AMT 'sparks' hope for broken parts

  • Published
  • By Airman 1st Class Mikaley Kline
  • 99th Air Base Wing Public Affairs
Donning his protective gear and a welding helmet atop his head, he moves his gloved hand and lowers the head gear to protect himself. Wielding a plasma cutter, he slices through a piece of metal as if it were made of butter.

In mere moments, the metal piece he needs falls to the floor with a resonating clink.

Rich Samanich, 57th Maintenance Group aircraft metals technology shop lead and senior certified welding inspector, is one of a few technologists in the shop on Nellis Air Force Base.

Those who work in aircraft metals technology, or AMT, are trained on how to machine aircraft parts and special tools that are needed to maintain aircraft. The shop located at Nellis AFB is a combination of machine and welding shops.

"Aircraft Metals Technology is a great career field," said Nathan Reeder, 57th MXG aerospace machinist. "We are the welding shop for the flightline, so we weld aircraft components and aircraft ground equipment. We are also aircraft machinists, specializing in measuring and repairing bushings, bearings and hardware."

The AMT shop helps repair broken aircraft parts, ground support equipment and special tools for other shops around base.

"We don't just work on aircraft," said Samanich. "We also work on jet engines and make various parts. Our job covers numerous things, but the bottom line here is that if we get involved, the item must be pretty broken."

Having an AMT shop on base helps save money and keeps the mission rolling.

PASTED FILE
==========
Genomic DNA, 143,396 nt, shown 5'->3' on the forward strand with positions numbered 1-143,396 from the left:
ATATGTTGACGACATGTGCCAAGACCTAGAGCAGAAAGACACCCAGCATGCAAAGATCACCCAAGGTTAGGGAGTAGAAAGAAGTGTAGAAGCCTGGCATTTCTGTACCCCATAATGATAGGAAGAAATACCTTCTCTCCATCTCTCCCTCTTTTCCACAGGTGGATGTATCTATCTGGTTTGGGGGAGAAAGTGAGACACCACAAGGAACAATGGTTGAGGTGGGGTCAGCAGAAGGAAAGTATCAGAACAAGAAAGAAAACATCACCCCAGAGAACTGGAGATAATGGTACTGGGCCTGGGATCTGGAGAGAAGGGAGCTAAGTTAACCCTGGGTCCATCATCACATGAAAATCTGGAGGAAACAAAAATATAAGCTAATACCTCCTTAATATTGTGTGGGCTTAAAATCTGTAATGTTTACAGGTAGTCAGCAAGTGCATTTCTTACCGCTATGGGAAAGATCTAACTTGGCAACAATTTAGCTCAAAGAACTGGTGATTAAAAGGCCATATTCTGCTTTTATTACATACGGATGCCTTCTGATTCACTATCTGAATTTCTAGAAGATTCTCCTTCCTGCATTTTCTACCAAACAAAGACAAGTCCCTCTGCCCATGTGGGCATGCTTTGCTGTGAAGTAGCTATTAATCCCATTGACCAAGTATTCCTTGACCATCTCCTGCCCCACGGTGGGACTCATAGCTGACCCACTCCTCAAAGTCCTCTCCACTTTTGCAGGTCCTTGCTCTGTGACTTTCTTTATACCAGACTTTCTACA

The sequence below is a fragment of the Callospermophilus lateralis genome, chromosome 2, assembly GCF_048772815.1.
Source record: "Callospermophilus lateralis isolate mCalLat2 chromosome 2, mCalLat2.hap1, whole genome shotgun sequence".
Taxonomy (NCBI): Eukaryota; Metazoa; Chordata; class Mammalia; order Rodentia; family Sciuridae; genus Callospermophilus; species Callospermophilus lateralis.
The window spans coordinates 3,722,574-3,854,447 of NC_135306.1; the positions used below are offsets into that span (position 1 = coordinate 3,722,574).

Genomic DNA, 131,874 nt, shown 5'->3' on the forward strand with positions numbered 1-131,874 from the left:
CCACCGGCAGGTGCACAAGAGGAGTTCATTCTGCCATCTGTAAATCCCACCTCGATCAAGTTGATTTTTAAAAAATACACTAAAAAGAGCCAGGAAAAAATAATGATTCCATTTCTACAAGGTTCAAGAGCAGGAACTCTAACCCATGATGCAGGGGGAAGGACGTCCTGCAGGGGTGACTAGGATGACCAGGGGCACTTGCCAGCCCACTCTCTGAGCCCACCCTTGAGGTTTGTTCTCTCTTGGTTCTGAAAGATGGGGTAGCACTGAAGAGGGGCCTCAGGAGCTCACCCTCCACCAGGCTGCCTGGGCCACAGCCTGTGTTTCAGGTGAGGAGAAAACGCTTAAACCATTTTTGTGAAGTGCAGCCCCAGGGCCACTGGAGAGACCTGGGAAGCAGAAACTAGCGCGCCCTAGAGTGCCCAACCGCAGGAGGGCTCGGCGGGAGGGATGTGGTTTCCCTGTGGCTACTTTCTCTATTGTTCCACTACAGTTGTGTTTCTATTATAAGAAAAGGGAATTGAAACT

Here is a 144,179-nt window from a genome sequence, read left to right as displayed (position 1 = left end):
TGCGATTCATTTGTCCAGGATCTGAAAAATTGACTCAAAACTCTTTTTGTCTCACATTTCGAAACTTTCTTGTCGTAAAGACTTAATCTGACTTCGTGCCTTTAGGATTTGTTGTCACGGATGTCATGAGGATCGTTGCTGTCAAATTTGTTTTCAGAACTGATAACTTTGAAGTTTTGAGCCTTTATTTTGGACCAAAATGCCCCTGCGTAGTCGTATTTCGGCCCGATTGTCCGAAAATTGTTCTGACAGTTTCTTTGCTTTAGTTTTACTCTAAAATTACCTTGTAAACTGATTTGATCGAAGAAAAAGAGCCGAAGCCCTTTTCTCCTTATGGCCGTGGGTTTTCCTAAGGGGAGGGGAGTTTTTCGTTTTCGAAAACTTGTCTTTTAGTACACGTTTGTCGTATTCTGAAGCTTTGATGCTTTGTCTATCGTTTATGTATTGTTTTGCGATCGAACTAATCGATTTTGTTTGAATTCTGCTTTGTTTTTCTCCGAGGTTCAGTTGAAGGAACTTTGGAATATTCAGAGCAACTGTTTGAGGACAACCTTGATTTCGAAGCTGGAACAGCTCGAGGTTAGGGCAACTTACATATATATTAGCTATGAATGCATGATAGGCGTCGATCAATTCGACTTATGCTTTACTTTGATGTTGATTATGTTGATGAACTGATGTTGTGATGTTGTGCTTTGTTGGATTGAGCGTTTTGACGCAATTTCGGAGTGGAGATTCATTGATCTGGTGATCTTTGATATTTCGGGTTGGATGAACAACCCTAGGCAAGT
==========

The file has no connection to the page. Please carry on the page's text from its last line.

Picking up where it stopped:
"We fix so many things that without the shop being here, the mission would definitely slow down, and it would cost a lot more money to go to a shop downtown," said Samanich. "We fix everything from wrenches and test equipment to regular special tools for other shops on base. Without us, there would be a lot of stuff that would go unfixed for a long time."

At Nellis AFB, AMT supports seven aircraft maintenance units, phase, the 57th Maintenance Squadron's munitions flight as well as the back shops, leaving little to no down time.

"We can do about four to five aircraft jobs in one shift, and we have three shifts in a day," said Samanich. "We run 24 hours a day, five days a week, with daytime shifts running on Saturday and Sunday."

The contractors at AMT oversee the shop and are responsible for everything there, but they also share the shop with three other military organizations plus any TDY units that need to utilize it.

"The rescue squadrons, Thunderbirds, and RED HORSE will sometimes use the shop," said Samanich. "Red Flag, Green Flag and TDY components will bring their own aircraft metals technologists because the performance work statement requires the use of space and equipment."

The technologists at AMT must have experience working with aircraft before they can get hired.

"We're contractors, and all of us have gone through Air Force technical schools," said Samanich. "Here, we need to be experienced on the various air frames, and we require about eight years of experience on those aircraft. The welders have to be certified every five years."

One thing that makes the AMT shop at Nellis AFB unique is that technologists get to work on all the different air frames.

"We probably have the most variety of any other base in the Air Force," said Samanich. "We also share our shop with other people, while most other places may not."

After putting countless hours and hard work into helping repair broken aircraft parts, the reward for many of the shop's workers is seeing an aircraft get safely back into the sky.

"Some people say we are the modern-day blacksmiths of the Air Force," said Reeder. "We fix aircraft with fire, water, electricity and creativity. We have the coolest toys in the Air Force, including CNC machines, a water jet cutter, plasma arc cutters and just about every type of welder made. We have the opportunity to learn new things every day. Our career field is like the game of golf; you get better the longer you do it, but you will never master it."